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BBC TV's Eastenders tackles the invisible subject of LGBT Domestic Violence

‘“When two women fight isn’t it just a cat fight?” is a common question we are faced with when in the training room’ said Jo Harvey Barringer Managing Director of Broken Rainbow UK 

The reality is that there is nothing blasé about violence in a relationship and referring to it this way minimises the impact it has and is one reason why LGBT domestic violence remains a hidden issue. 

As an organisation we at Broken Rainbow were really excited to advise on the Tosh & Tina storyline, and saw it as a great opportunity to get the subject of LGBT domestic violence in to the public domain. It was really important that the story portrayed the complexities of an abusive relationship and how often an individual incident is not the whole story about the relationship; that we need to know what the build up was to the incident, what the motives are of each partner and what the impact is on each partner so that we can begin to - hopefully - get people thinking about how power is the key to understanding whether or not a relationship is, or behaviours are, abusive.

In the episode shown on October 28th, where Tina slapped Tosh, clearly that wasn’t ok, but when put into context she was responding to yet another verbally abusive incident involving accusations and the slap was a ‘stop it!’ an expression of frustration with and/or retaliation to Tosh’s abuse. However the violent punch Tosh responded with was calculated to put Tina in her place and to punish Tina for challenging Tosh’s dominance in the relationship; a reminder that Tosh was in control and held all the power. 

We were very conscious that the storyline needed to portray the very real experiences our service users tell us about and though there are a number of similarities to women experiencing abuse in heterosexual relationships, the ways they can all experience psychological, sexual, physical and financial violence and abuse; the one main issue that differs is the lack of support services available to LGBT people survivors or perpetrators. Another huge barrier is having to “out” yourself in order to report the incident. If you then add that services do create problems by classing domestic violence as common assault or mistaking who the primary perpetrator is this can often result in a whole new layer of issues and on occasions a secondary victimisation of the survivor.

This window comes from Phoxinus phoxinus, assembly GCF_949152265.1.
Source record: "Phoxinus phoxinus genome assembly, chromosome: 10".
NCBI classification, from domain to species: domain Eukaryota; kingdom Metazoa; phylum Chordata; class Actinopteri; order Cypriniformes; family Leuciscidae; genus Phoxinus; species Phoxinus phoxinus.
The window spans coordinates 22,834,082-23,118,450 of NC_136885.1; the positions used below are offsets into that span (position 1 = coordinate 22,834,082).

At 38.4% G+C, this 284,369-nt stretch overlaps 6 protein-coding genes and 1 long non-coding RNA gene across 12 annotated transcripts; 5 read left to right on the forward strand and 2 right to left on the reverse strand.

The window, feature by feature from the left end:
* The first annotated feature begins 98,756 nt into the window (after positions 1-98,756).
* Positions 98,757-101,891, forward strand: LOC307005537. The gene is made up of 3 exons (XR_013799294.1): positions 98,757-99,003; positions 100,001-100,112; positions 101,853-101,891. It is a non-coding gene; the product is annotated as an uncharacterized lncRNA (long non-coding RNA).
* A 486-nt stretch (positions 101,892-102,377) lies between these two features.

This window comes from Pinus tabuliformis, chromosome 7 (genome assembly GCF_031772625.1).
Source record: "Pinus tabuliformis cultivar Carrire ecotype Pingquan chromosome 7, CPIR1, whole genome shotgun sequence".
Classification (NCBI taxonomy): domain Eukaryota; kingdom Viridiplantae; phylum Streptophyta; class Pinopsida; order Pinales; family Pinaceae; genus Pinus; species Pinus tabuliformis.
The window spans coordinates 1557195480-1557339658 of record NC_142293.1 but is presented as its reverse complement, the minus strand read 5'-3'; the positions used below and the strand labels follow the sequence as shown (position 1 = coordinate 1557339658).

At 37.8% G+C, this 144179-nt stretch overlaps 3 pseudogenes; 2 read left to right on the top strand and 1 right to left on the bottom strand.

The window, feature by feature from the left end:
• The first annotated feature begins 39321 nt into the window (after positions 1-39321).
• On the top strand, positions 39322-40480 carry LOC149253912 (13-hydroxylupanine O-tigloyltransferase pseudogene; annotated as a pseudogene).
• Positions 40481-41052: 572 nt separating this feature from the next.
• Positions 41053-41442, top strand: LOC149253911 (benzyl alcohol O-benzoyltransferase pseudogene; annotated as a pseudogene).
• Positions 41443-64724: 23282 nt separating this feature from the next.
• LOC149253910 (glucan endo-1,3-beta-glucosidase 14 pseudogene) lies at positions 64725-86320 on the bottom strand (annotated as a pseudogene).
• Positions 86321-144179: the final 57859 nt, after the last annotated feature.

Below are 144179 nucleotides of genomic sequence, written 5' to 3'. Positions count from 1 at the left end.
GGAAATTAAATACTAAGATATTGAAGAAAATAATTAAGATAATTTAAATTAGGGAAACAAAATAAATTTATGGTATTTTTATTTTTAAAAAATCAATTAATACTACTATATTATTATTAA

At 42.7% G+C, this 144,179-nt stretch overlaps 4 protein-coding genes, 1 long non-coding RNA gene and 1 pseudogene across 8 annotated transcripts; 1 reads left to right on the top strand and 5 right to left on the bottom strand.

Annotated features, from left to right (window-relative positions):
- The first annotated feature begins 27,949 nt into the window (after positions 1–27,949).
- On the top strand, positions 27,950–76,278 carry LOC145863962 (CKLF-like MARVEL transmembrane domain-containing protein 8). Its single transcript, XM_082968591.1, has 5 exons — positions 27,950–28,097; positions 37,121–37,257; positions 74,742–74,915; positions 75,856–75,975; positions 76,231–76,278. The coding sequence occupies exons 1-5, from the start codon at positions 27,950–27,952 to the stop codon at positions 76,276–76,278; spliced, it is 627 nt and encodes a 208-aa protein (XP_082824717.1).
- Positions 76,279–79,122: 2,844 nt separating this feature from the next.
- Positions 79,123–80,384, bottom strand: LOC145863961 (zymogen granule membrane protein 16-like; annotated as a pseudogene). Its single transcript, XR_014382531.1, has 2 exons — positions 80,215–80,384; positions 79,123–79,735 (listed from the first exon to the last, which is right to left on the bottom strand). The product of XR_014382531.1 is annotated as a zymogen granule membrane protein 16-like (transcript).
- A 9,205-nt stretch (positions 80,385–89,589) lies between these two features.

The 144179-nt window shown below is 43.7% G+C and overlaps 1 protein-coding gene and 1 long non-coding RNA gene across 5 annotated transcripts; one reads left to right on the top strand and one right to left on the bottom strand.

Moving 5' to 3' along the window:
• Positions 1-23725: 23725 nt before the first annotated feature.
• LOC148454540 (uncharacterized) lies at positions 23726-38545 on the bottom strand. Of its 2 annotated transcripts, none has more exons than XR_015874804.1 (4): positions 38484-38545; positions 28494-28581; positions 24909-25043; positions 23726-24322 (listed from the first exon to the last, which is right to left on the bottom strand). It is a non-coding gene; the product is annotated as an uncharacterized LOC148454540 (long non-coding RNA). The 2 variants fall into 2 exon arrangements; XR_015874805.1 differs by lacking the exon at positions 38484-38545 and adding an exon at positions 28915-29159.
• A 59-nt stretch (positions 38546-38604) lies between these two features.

Representation of our stories on mainstream television can only help raise awareness not just for service providers but also from LGBT people affected by domestic violence who may recognise themselves or aspects of their partner in this storyline. The notion that behaviour like this isn't ok and that they aren't alone can be a powerful enabler to safety in itself. 

Our patriarchal society is much more attuned to the idea of men being violent towards women or even to one another and therefore the idea of one women being abusive towards another is much more difficult to accept. But it can and does happen. If this was happening to somebody you knew how would you respond? It’s worth thinking about because the evidence suggests that lesbians are more likely to speak to friends about this than report it to any formal agency like the police. 

Domestic violence is a very serious problem in the UK affecting individuals in every community regardless of ‘race’ or ethnicity, age, religion, sexual orientation, gender, educational background and economic status. 

You can find out more about the work Broken Rainbow UK does to support LGBT victims and perpetrators and how you can access help here on our website.

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